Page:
FIGURE 1.The μCT-system nanotom® m. 2, Vertical placement of the glass pipette in front of the X-ray source. White arrow points to the specimen. 3, Typical radiograph of the specimen taken from the screen. The glue is less X-ray absorbing than the object of interest, see lower part of the image.
FIGURE 2. Representations of the µCT-data of Borelis schlumbergeri Reichel (1937), specimen 77023-1 using AVIZO 7 software. 1, External view of test showing chamber sutures and the apertural face with a single row of main apertures. 2, Axial section through the proloculus showing the calcareous test material as greyed material (slightly transparent) and empty spaces of chambers with chamberlets in orange color. 3, Equatorial section through the proloculus in slight oblique view. Again, the test material is colored in grey and empty spaces (chambers) in orange. Preseptal passages are easily recognized in the regularly coiled portion of the test as deep holes before every septum. The nepiont is recognized by its more irregular arrangement of chambers within the first three coilings around the proloculus. Black numerals indicate the same chamber numbers as in Figure 4 below. Note, that in the equatorial section, the chambers are represented by sections through chamberlets. The bracketed chamber number (21) indicates a section through a septulum wall. 4, Tangential section through chambers 45 and 46 illustrating direct, non-alternating arrangement of septulae. Horizontal and vertical scale-bars in Figure 2.1 and Figure 2.3 represent 200 µm and 100 µm, respectively.
FIGURE 3. Axial section of Borelis schlumbergeri (specimen 77023-1) through a reduced image stack, i.e., every fourth image used, illustrating the subdivision of chambers into arrays of chamberlets. Outer chambers show a regular arrangement around the coiling axis with a simultaneous elongation of the chamber form. The vertical plane is an equatorial section through the proloculus. Visualization done using Voxler2 software. See Appendix 2 and Appendix 3 for launching an animation through the axial sections (Appendix 2 in avi format, Appendix 3 in gif format).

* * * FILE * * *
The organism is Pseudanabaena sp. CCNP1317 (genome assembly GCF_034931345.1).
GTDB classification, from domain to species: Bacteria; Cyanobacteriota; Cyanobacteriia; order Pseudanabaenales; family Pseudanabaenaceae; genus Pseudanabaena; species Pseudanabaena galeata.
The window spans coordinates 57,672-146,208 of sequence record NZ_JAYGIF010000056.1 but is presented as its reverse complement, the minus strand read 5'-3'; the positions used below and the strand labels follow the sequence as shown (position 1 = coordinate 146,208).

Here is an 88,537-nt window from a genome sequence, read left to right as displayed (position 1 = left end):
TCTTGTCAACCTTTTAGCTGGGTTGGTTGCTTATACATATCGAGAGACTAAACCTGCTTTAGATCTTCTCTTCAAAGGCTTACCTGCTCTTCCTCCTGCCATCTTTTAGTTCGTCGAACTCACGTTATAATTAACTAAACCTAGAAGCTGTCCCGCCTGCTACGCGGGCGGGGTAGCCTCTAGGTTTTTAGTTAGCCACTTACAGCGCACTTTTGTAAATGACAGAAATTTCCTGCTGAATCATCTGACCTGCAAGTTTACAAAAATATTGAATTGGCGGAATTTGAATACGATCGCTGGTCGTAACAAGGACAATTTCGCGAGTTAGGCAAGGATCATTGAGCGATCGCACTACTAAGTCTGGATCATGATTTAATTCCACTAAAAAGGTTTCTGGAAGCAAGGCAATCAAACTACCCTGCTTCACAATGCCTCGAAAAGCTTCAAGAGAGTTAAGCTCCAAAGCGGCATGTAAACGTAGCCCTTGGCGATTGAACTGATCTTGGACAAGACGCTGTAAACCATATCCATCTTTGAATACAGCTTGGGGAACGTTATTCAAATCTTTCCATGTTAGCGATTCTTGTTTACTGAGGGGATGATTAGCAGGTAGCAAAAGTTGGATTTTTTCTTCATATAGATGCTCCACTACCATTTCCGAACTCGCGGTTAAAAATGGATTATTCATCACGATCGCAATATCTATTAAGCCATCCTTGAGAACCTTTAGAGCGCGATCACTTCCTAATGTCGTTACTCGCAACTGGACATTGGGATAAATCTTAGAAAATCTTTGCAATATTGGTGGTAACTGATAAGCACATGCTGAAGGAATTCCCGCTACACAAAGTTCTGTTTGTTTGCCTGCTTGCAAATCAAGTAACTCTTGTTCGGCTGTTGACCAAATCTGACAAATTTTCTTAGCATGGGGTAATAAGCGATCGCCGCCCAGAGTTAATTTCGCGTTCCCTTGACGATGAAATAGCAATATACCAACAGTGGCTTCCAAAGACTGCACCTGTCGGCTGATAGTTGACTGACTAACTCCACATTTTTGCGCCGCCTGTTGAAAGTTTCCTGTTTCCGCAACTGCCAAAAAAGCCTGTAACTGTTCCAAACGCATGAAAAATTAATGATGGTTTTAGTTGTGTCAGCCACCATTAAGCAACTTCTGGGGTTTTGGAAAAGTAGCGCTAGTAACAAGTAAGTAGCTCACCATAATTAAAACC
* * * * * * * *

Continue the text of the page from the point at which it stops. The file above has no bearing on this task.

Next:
FIGURE 4. Reconstruction of the chamber voids representing the protoplasmic fillings of Borelis schlumbergeri (specimen 77023-1). 1, Early nepiont showing the proloculus and the first 2½ volutions, just prior to duplication of chambers into chamberlets (splitting into chamberlets begins in chamber # 6). The chambers in that stage are curved tubes and are arranged in three almost perpendicular planes around the proloculus. Color coding: White = proloculus; green (chamber #1) = deuteroconch; chambers #2 (red), #3 (blue-green), #4 (cyan) and #5 (blue) are juvenile chambers. Arrows point to constrictions between successive chambers. 2, Late nepionic stage beginning with chamber #6, where the division of chambers into chamberlets begins. Chambers #6 (orange), #7 (green) and #8 (yellow) are the first chambers with two chamberlets. Chamber #9 is the first chamber showing four chamberlets. 3, Early ephebic (adult) stage, where planispiral arrangement of chambers, elongated growth of chambers and fusiform shape are already clearly visible. Please note the continual arrangement of chamberlets and spaces in between them from one chamber to the next, which is an important diagnostic feature and which is particularly well recognizable in this view. 4, Mid-adult stage until chamber #34 (bright green). 5, Complete cell (gerontic stage) until chamber #48 (pink). During the gerontic stage the growth rate becomes reduced and structural irregularities occur (Hottinger, 2006). The total length of the reconstructed soft cell-body is 1995 µm. The inset illustrates the pole view. 6, Detail of the late adult cell showing thickened and fused chamberlets in chamber #45 (yellow) and #46 (blue), possibly indicating cell lesion perhaps after a storm event. Black arrow indicates the preseptal passage string of cytoplasm connecting all chamberlets of chamber #44. Vertical and horizontal scale-bars (in µm) indicate decreasing magnifications. For launching an animation showing the chamber addition from proloculus to the adult stage see Appendix 1. A high-resolution version of this animation is provided in Appendix 4. A further video given in Appendix 5 illustrates the combination of axial sections and lateral views of chamber fillings from adult to juvenile stages.